In a special programme broadcast by Medya Haber TV, Duran Kalkan, the Executive Committee member of the Kurdistan Workers’ Party (PKK), shared his views about the recent political developments in Turkey, especially the debate regarding the Kurdish question and the new declaration of the pro-Kurdish Peoples’ Democratic Party (HDP). He also commented on Turkish President Recep Tayyip Erdoğan’s recent visits to US and Russia, and evaluated the possible implications of these diplomatic contacts for the region.
Kalkan described the declaration of the HDP as an “intervention” which created a glimpse of hope for those who support democracy in Turkey: “This was an intervention to address the political uncertainty that has resulted from the policies of the AKP [Justice and Development Party] and the MHP [Nationalist Movement Party] alliance. The HDP’s intervention, in this sense, has created a hope, an atmosphere of trust.”
“Turkey needs a power like the HDP, we have always said that. The principles they listed qualify enough to bring a solution to Turkey. Turkey needs that,” he said.
Kalkan also spoke about the other opposition parties in Turkey, stating that he felt that they should all adopt a stance against war.
“So, Turkey uses chemical weapons. At least, we have made the claim. The politicians, the opposition in Turkey, should raise a rumpus about this. They should both raise their voices against the occupation and the war crimes, committed on behalf of Turkish society. They dirty this society’s hands. Politicians need to raise their voices because of that,” he said.
It is good to demand peace, Kalkan noted, “but concept of peace means of preventing war. We should have an effort and an opinion on how to prevent war.”
Evaluating Erdoğan’s recent visits to the US and Russia critically, Kalkan said Erdoğan might have been trying to create further conflicts in North and East Syria by making requests or even demands for international support for his prospective “crazy” war plans.
“He might wage a greater war,” Kalkan said, referring to Erdoğan, “A war with Syria or with another state so that he can proclaim martial law and create an excuse to hamper the elections to lengthen his grip on power.”
Speaking on behalf of the top cadre of the PKK, Kalkan said, “What he came home with after meeting with Putin, we do not know. But in both his visits [to the US and Russia], he was the one who asked for it. The US front seems to be closing the door on his face. They cannot take this anymore, neither can Europe. Merkel is gone, too. The Arab front has closed all its doors.”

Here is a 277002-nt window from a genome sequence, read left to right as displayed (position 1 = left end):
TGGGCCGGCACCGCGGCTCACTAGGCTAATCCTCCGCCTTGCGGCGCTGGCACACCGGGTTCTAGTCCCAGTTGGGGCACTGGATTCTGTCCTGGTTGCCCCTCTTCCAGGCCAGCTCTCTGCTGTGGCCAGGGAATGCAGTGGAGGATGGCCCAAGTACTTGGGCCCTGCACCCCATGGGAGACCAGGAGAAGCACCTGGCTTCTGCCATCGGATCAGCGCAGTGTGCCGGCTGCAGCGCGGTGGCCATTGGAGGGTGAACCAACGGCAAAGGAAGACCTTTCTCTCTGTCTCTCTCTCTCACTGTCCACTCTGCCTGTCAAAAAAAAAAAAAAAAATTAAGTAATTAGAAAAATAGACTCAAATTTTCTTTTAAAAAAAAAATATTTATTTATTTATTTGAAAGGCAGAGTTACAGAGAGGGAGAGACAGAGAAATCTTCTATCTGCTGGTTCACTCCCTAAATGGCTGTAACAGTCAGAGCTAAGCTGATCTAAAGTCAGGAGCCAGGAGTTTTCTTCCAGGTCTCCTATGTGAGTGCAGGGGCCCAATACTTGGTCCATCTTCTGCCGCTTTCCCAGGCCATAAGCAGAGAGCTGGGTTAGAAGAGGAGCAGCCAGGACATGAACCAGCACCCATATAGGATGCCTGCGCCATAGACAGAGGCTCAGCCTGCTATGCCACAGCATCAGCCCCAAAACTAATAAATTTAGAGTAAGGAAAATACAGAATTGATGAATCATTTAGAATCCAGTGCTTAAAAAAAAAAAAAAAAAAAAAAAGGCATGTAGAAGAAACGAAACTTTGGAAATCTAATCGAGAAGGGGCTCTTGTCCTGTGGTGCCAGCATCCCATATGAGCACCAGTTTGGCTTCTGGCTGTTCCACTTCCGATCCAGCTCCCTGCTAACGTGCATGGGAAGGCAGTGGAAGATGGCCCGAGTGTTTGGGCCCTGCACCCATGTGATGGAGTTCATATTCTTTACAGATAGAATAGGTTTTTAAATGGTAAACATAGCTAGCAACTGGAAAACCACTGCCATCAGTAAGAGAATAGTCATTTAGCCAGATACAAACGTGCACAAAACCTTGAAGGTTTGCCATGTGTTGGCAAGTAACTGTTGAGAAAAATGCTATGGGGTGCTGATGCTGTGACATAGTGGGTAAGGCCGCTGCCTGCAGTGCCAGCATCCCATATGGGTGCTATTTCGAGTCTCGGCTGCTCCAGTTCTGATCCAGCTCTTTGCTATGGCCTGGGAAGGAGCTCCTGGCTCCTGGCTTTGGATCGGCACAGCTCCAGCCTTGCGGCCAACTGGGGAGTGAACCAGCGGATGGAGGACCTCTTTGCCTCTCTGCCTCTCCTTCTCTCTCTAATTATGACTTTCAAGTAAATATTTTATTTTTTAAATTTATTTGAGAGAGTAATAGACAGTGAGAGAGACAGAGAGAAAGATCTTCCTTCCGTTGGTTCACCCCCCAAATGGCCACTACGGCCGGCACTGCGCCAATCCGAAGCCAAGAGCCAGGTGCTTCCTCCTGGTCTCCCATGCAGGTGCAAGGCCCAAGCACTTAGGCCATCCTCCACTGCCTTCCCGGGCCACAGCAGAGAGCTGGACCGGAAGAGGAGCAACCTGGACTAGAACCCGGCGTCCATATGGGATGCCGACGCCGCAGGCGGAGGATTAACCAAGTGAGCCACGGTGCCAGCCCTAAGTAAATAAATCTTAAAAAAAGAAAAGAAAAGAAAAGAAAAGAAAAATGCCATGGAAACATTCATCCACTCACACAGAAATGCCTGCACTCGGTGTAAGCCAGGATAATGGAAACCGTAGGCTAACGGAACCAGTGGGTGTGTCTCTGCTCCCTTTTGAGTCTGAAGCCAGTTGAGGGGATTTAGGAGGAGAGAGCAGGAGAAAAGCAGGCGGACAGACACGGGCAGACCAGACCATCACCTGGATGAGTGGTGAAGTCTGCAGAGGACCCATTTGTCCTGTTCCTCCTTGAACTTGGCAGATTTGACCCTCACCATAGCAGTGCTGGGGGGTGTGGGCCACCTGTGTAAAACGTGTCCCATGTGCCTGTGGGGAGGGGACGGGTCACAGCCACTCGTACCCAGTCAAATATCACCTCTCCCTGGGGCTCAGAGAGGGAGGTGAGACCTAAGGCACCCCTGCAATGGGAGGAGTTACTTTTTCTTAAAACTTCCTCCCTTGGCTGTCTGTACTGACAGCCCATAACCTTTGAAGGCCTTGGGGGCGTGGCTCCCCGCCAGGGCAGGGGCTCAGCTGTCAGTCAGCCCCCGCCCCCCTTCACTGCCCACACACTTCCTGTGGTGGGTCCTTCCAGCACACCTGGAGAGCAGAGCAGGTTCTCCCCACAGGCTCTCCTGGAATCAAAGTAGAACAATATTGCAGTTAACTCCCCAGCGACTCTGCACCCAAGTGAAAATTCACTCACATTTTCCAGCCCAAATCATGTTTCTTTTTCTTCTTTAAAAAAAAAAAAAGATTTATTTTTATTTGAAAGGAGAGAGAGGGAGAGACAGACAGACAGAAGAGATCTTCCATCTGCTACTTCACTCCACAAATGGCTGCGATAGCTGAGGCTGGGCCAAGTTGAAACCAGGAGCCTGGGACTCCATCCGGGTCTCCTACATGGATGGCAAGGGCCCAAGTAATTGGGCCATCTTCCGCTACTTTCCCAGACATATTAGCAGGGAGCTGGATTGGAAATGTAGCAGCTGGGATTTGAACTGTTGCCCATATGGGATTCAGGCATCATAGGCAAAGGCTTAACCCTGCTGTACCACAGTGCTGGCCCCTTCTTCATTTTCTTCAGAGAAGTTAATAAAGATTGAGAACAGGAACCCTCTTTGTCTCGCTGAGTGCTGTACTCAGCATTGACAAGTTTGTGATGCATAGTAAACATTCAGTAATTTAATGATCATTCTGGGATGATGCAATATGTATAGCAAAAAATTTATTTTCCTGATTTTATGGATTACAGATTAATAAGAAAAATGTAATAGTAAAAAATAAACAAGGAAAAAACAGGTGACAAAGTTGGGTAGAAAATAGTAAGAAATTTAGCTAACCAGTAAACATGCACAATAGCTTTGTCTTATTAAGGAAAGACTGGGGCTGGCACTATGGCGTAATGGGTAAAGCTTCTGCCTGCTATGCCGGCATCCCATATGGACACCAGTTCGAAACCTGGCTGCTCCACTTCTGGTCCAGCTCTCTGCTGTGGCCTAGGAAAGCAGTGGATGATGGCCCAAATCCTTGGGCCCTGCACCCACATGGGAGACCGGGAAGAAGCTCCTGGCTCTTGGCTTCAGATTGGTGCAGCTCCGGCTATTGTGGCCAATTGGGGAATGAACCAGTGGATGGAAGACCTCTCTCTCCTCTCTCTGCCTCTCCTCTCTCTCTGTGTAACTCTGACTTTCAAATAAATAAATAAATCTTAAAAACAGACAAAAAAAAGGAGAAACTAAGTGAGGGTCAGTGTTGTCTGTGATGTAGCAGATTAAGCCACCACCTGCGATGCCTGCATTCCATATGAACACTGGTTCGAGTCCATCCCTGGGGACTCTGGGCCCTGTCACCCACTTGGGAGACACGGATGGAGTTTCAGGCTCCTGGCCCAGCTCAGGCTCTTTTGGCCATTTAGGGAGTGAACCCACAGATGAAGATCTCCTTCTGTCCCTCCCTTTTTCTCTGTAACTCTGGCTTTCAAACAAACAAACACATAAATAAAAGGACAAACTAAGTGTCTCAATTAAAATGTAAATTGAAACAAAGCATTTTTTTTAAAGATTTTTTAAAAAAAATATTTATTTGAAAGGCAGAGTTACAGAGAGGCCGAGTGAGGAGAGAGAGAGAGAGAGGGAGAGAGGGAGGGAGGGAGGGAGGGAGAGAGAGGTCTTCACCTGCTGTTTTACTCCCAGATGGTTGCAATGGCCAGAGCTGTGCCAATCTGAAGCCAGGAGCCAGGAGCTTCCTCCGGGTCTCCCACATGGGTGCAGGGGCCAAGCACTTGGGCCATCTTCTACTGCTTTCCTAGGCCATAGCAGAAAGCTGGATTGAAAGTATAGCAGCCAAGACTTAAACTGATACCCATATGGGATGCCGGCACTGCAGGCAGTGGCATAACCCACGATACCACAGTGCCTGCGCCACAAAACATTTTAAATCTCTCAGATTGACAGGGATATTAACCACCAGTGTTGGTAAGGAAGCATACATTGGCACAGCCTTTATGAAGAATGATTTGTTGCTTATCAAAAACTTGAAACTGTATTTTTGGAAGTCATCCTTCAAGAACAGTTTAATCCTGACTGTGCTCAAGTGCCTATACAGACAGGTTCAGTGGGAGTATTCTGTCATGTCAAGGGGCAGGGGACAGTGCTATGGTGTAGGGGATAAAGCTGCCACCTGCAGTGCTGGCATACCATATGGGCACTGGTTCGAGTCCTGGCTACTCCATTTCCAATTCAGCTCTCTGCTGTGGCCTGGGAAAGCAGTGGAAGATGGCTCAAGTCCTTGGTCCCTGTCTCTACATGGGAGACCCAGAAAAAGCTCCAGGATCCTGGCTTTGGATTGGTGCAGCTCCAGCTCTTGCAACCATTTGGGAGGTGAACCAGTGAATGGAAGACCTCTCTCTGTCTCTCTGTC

He spoke about Russia’s role in Turkey’s ongoing offensive in North East Syria, saying, “It was Russia who opened the doors to Turkey to attack Efrîn [Afrin] and then Serêkaniyê [Ras al-Ayn]. Why did Russia pave the way for Turkey to embark on these assaults? Most probably, in order for Turkey to withdraw from Idlib. But Turkey has not been faithful to its promise in Idlib,” he said. Kalkan suggested that Turkey’s failure to withdraw its “gangs” from Idlıb must have been high on the agenda of the meeting in Sochi.”
“Turkey probably demands other places. This might be Manbij, it might be other zones in the east of the Euphrates. We do not know what they negotiated and we do not know if Putin promised anything,” he said.
He added: “Actually, Russia made pretty good use of the Erdoğan regime. Tayyip Erdoğan may not have a ‘use-value’ for Russia anymore. For example, they [Russia] would not hand out Manbij, because taking Manbij means taking Alleppo.”
In response to the question, ‘How is Erdoğan expected to act after meeting with Putin?,’ he replied: “Some say Erdoğan may surrender, but one should not be misguided,” he warned. “He may use all means at his disposal for a crazy war. He may launch a new assault in North East Syria or in South Kurdistan [northern Iraq].”
Kalkan also spoke about the heated debates that have been taking place in recent weeks regarding the Kurdish question in Turkey. He called upon the US to adopt an approach seeking a solution to the Kurdish question. He drew attention to former US President Woodrow Wilson’s principles, known as the ‘Fourteen Points.’
These fourteen principles were laid down by Wilson during his speech before Congress on 8 January 1918 as the only possible programme for “world peace” in the post-war era.
“The US administration has shared its opinions, saying parties should solve their questions, that all parties should be a part of the solution.They have shared such views for the Middle East. If that is the case, they should lift the international conspiracy decision and adopt an attitude towards the solution,” he said. “One thing they can do is to develop a solution for the Kurdish question, based on Wilson’s principles.”
“Wilson’s principles should be applied to the Kurdish question. On these terms, they can assume a new stance towards leader Apo [Abdullah Öcalan], who represents Kurdish people’s will to freedom.”
The Kurds are ready to do their part under a democratic life, he said: “So is the PKK, so are all Kurdish freedom forces. If others are also ready to do so, we guarantee that we would still handle the most difficult aspect of the issue, more so than anyone else.”